So we pulled them all out, including only severely abridged versions of the main events in THE WORLD OF ICE AND FIRE. The full versions, much longer and unabridged, will eventually be published in a fake history tome to be called FIRE & BLOOD (and sometimes just the GRRMarillion), but since that one is years away, I included excerpts (again abridged, though not as severely) in DANGEROUS WOMEN and ROGUES. That’s where “The Princess and the Queen” and “The Rogue Prince” came from.

“The Sons of the Dragon” came from the same place. Gardner asked me for a story. I told him I did not have the time to write a story. He asked if perhaps I had more like “The Princess and the Queen” lying about… as it happened, I did. So I sent him “The Sons of the Dragon,” he liked it, and there we are. (Fwiw, though “Sons” has never been published before, some of you may have heard me read it at one convention or another. I think I’ve read it twice, though offhand I do not recall when).

Anyway… that’s the story of the story. Don’t believe any other weird crap you may encounter on the web. It’s Gardner’s book, and it should be a fine one. You can’t go wrong with Robin Hobb, Scott Lynch, Lavie Tidhar, Daniel Abraham, Matthew Hughes, and the rest of the contributors that Gargy has assembled. You’ll love their stuff, I know. Maybe you’ll like my contribution as well… if you’re partial to fake history.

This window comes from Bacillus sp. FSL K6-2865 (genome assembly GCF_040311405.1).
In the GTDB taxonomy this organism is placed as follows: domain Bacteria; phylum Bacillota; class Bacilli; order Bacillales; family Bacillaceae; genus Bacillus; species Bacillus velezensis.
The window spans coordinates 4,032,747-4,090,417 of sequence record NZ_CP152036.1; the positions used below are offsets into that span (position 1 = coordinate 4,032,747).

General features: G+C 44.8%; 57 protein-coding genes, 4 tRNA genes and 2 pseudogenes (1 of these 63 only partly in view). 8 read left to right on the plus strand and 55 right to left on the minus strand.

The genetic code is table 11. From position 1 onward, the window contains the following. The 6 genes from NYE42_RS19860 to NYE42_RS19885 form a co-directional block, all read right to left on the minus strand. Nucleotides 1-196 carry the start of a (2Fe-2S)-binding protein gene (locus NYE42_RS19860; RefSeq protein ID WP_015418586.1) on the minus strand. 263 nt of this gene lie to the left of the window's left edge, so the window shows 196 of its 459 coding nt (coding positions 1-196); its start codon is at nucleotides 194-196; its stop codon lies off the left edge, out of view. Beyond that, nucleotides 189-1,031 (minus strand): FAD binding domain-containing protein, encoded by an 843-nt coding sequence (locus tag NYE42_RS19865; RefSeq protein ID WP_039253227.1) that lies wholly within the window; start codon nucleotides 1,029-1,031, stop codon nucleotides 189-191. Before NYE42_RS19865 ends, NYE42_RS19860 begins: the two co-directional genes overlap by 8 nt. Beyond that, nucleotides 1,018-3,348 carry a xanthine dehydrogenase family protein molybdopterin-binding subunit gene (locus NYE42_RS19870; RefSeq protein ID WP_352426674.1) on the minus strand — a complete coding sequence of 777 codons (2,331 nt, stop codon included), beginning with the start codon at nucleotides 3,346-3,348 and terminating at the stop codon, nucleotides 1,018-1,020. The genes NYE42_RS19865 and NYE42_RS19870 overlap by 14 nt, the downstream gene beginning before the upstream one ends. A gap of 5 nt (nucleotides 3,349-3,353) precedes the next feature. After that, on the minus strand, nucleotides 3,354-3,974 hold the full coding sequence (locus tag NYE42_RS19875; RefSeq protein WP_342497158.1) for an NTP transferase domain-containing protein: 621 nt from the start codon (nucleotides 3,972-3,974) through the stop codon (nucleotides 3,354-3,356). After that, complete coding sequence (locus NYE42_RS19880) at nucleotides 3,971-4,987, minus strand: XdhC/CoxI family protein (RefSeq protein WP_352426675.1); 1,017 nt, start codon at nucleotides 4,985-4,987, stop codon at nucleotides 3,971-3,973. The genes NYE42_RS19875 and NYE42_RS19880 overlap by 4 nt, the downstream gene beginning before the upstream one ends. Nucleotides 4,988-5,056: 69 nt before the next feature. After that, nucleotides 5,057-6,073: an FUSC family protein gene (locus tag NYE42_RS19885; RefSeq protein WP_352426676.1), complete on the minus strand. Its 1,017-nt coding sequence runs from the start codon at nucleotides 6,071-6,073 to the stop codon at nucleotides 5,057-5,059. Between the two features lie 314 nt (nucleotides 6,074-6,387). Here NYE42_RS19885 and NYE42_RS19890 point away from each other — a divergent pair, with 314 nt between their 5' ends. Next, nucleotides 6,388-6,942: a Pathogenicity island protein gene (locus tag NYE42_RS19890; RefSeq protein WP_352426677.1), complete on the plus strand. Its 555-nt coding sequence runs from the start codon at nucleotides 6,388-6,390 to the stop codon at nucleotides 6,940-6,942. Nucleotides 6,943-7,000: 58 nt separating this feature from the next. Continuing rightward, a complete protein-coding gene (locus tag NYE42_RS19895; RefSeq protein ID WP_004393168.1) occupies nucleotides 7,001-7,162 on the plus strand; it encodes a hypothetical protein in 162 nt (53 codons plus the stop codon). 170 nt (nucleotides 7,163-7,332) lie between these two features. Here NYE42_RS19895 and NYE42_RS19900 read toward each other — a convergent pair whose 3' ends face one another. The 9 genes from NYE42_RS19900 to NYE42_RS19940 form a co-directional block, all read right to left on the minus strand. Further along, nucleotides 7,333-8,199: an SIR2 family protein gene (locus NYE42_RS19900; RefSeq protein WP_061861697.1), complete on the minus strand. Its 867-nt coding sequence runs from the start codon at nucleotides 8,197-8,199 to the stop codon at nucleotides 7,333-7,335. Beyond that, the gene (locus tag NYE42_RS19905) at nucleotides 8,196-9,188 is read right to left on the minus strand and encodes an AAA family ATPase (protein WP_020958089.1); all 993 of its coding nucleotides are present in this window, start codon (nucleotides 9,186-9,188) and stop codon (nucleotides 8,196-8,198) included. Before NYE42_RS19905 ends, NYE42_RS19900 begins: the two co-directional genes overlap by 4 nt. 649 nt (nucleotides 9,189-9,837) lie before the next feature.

GENIUS

January 29, 2017 at 10:20 pm
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A few posts down you’ll find my Hugo Award ruminations for the Dramatic Presentation categories, where I opine at some length about the best films and television shows I saw last year.

Much as I love SF and fantasy, however, not everything I read or view falls into those categories. I wanted to say a few words about another movie I saw recently, and loved.

It’s a film called GENIUS, a period piece set in the 1930s about the relationship between Maxwell Perkins, the legendary Scribners editor, and his most troubled (and troubling) writer, Thomas Wolfe. (No, not Tom Wolfe, the 60s journalist of THE RIGHT STUFF fame, Thomas Wolfe, the doomed 30s novelist of YOU CAN’T GO HOME AGAIN). Stars Colin Firth and Jude Law, both of whom gave brilliant performances. Scripted by John Logan, directed by Michael Grandage.